Coffin Joe Collection
May 26th 2011 02:26
Coffin Joe terrorises a small town whilst operating as the local undertaker, which is a front for his nefarious activities. This is the bad man’s introduction, his appearance in black, with flowing cape, top hat, lycanthropic eyebrows, and hideously long fingernails. He dabbles with supernatural forces, taunts the locals, and scoffs at their religious beliefs (in one memorable scene Coffin Joe enters a bar on Holy Friday and demands to eat a lamb cutlet, much to the disdain of the locals, he responds with violence).
Shot on what looks like the smell of an oily rag in black and white and released in 1964 At Midnight I Will Take Your Soul has a spare and striking atmosphere. Despite its limitations the imagery lingers, especially that of Coffin Joe and his witchy cackle. His obsessive hunt for the perfect woman and the supernatural energy he conjures eventually overwhelms him, but despite his ocular injuries he survives to continue his quest.
The sequel, released in 1967, and mostly in black and white, picks up directly after the first movie. The production values are of the same low fidelity, but invested with much passion. Coffin Joe has made a miraculous recovery, much to his dark pleasure. He can continue his search, and he makes up for lost time by hypnotising and abducting six women. He then subjects them to horrifying tests to see if they are pure enough; tarantulas are set loose while the women sleep and they crawl all over them, then most of them are locked in a pit full of snakes while Coffin Joe looks on from a bedroom hole above the cell where he amorously tests the sixth woman.
Unnecessarily longer than the first movie, but filled with more nightmarish imagery This Night I Will Possess Your Corpse features a fantastic ten-minute sequence in vivid outlandish colour when Coffin Joe is swallowed up by cemetery earth and falls into Hell. “Lost in a labyrinth of egoism and dominated by an imaginary power: the faith in the immortality of the spirit.” The only truth of life for Coffin Joe is the immortality of blood! Weird electronic “science fiction” sounds emanate.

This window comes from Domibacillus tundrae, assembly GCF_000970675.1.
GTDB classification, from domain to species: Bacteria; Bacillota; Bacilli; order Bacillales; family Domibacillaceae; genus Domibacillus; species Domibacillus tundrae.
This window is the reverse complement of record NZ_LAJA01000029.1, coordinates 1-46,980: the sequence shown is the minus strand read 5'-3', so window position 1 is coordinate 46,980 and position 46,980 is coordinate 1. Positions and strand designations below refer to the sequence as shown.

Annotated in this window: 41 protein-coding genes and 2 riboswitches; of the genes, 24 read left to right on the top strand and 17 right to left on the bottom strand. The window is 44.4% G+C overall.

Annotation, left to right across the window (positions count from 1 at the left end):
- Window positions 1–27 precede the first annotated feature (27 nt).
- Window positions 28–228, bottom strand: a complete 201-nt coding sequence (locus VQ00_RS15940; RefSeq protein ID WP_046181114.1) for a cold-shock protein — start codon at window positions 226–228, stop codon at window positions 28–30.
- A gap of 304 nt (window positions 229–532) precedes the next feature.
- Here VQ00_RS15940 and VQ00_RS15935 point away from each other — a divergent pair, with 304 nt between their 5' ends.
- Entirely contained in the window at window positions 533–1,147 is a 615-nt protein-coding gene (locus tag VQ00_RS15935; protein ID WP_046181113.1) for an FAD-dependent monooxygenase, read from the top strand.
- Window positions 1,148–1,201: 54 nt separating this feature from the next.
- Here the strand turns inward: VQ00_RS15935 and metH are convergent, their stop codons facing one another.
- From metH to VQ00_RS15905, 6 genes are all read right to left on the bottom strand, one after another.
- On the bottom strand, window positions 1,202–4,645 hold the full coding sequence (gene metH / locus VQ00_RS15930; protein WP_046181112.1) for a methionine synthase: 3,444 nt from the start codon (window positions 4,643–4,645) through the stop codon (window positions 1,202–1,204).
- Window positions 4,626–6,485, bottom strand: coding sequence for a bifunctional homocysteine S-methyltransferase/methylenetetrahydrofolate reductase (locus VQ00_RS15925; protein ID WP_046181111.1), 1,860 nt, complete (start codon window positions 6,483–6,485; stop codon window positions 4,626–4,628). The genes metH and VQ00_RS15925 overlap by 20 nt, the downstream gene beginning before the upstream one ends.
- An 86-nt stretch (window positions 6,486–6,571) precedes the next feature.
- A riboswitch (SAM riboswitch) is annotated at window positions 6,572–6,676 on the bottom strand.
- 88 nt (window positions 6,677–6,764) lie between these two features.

Man will only find truth when he searches for truth, and in this experimental study of perversion and suggestion Coffin Joe features as a figure of extreme manipulation masquerading under the cloak of psychotropic narcotic use. A faux-documentary, Shining Light in the Dark, uses the appearance of LSD and hashish use to project the concept of overt suggestive power that is really the manipulation of an existing terror a la Coffin Joe.
According to Coffin Joe women are the willing slaves and instruments used through the millennium, yet cannot be tainted by man’s evil stench. There is an apparent love/hate relationship going on that is skirted and swerved around, disguised by fear and paranoia, abuse and depravity. The last half and hour of Awakening of the Beast, which was made in 1969, but banned by the military censorship regime of Brazil for twenty years, is in wild, garish colour. It’s a difficult movie to penetrate, but much of the imagery and editing is more than a little curious.
Made in 2001 this fascinating documentary reveals the man behind the Coffin Joe mask, the poet of the macabre. A director described as a cross between Russ Meyer and Luis Bunuel meets Alejandro Jodorowsky. Mojica Marins wasn’t the shrewdest of businessman and as such, despite his movies doing great upon release (unless they were banned), he never made the riches many of his colleagues expected him to make. But they also admit to understanding that Mojica’s methods were never going to serve him well financially.
Coffin Joe Collection (4-disc set, including additional director interviews) is courtesy of Umbrella Entertainment, many thanks!
Here’s the trailer to At Midnight I Will Take Your Soul:
Here’s the trailer to This Night I’ll Possess Your Corpse:
Here’s the first ten minutes of the doco The Strange World of Mojica Marins:
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